The Amazing Retail Revival: How Joann, Office Depot (And Even Nordstrom) Are Staying Relevant
Joann is trying to prove that 75 is the new millennial.
The sewing and fabric chain, once a fixture at strip centers, has made a sharp turn on the path to what many might have thought was obsolescence and is remaking itself. New technology, new creators’ studio, new target market. The old girl apparently has some fight in her, and she’s putting it to use.
And she’s got company. Several old-school merchants, in categories ranging from shoes to office supplies, are remaking themselves in a bid for shopper relevancy. Sometimes it’s through highly specialized online-only sites, sometimes through niche services and occasionally, as in Joann’s case, through total reinvention. But they all seem to follow a similar life cycle: Their model peaks, they cut out or minimize the middleman and then find new life in a new form.
Regardless of the life cycle stage, in each case, these merchants have reidentified their core markets. Here’s a look at a few of them.
Joann’s Cut At Recreation
Following 18 months of intensive research, the chain has unveiled its concept store in Columbus, Ohio, combining elements of community building and technology.
Among the key features is a creators’ studio, with a Starbucks counter, for classes and social events such as birthday parties and Girl Scout activities. Also featured are touchscreen kiosks showing Pinterest craft projects, with instructions, that can be personalized by user.
But the focus is not limited to in-store activities; it recognizes and eliminates common purchase pain points. The store offers rentable sewing machines and crafting tools for the crafting curious and a service called Sew & Go, through which customers can hand off their projects to seamstresses. There are personal shoppers and a no-wait fabric “cut bar,” where shoppers can drop off their pre-measured orders and selected fabric and receive mobile alerts when they’re ready to be picked up.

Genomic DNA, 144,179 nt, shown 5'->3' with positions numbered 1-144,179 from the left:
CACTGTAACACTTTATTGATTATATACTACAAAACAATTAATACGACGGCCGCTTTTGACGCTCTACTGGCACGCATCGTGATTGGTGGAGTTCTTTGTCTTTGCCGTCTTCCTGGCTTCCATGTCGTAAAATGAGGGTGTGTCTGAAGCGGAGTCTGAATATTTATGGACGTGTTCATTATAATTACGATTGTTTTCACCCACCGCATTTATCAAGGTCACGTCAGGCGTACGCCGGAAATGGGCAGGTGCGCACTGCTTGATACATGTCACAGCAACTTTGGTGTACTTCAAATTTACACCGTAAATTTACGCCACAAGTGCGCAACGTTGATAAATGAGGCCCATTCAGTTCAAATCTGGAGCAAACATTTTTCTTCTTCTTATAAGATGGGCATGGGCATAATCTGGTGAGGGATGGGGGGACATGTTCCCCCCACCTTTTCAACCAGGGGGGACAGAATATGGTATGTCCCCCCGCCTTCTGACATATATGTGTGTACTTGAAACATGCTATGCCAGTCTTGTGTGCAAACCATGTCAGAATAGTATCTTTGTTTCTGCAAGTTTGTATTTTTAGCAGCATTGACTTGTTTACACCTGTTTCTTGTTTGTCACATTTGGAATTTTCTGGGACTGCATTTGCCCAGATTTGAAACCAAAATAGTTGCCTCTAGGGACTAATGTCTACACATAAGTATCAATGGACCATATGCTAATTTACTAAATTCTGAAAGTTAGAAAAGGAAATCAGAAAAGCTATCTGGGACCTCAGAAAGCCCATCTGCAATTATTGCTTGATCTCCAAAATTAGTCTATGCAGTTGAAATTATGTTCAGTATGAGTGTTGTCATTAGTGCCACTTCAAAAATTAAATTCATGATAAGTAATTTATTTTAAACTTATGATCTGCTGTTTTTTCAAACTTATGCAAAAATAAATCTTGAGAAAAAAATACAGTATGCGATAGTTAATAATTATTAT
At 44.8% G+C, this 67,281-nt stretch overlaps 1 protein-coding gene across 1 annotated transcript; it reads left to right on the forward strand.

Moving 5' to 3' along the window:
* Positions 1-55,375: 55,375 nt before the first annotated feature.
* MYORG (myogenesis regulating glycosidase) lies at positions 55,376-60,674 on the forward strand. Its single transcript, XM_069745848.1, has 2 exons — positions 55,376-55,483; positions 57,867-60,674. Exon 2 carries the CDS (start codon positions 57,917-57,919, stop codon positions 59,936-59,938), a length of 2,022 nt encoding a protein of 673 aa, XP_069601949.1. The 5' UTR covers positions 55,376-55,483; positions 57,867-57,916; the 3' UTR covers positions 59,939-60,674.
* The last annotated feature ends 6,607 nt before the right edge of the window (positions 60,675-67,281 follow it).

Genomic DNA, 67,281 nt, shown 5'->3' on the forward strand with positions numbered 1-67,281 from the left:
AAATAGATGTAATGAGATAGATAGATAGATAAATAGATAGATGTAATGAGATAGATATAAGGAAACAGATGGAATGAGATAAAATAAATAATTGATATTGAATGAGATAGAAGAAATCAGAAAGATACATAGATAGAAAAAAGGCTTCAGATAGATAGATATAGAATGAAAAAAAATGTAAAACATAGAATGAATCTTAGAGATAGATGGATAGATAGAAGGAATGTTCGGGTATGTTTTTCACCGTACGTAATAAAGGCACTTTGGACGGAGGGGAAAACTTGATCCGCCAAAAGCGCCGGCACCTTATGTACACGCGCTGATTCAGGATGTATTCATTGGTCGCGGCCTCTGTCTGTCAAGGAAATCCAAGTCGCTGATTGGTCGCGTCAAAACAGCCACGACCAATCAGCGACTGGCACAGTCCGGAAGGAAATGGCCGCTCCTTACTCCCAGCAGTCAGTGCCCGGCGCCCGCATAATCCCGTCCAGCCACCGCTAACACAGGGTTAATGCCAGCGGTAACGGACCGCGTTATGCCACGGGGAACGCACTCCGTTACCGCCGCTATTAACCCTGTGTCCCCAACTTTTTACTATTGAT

Joann also is recognizing professional crafters and makers who sell their products by offering the chance to livestream classes from the studio as well as display their work in in-store installments.
Office Depot Out Of The Box
Office Depot identified its emerging core market in new business owners and entrepreneurs, many of whom seek the expertise of “Biz Pros.” Its BizBox concept, at 14 locations in Texas, is an all-in-one-box suite of services and networking opportunities where visitors can work, build and collaborate.
The stores, in Austin, include flex workspaces where customers can seek face-to-face expert advice from BizBox professionals in “consulting hubs” and network with fellow entrepreneurs and business owners. There also are designated “Tech Zones” where professional tech support staff can help with computer snafus, smartphone repairs and other common challenges.
The service-led concept, which is planned to expand to other locations, is designed to free up business owners from workaday hindrances so they can focus on innovation and growth. Office Depot calls it a step toward a “strategic transformation from a traditional office products retailer to a broader business services platform.”
Those outside of Texas can access BizBox.com’s back-office tools, services and expertise. These include logo and web design, email and social media campaigning and legal and financial services.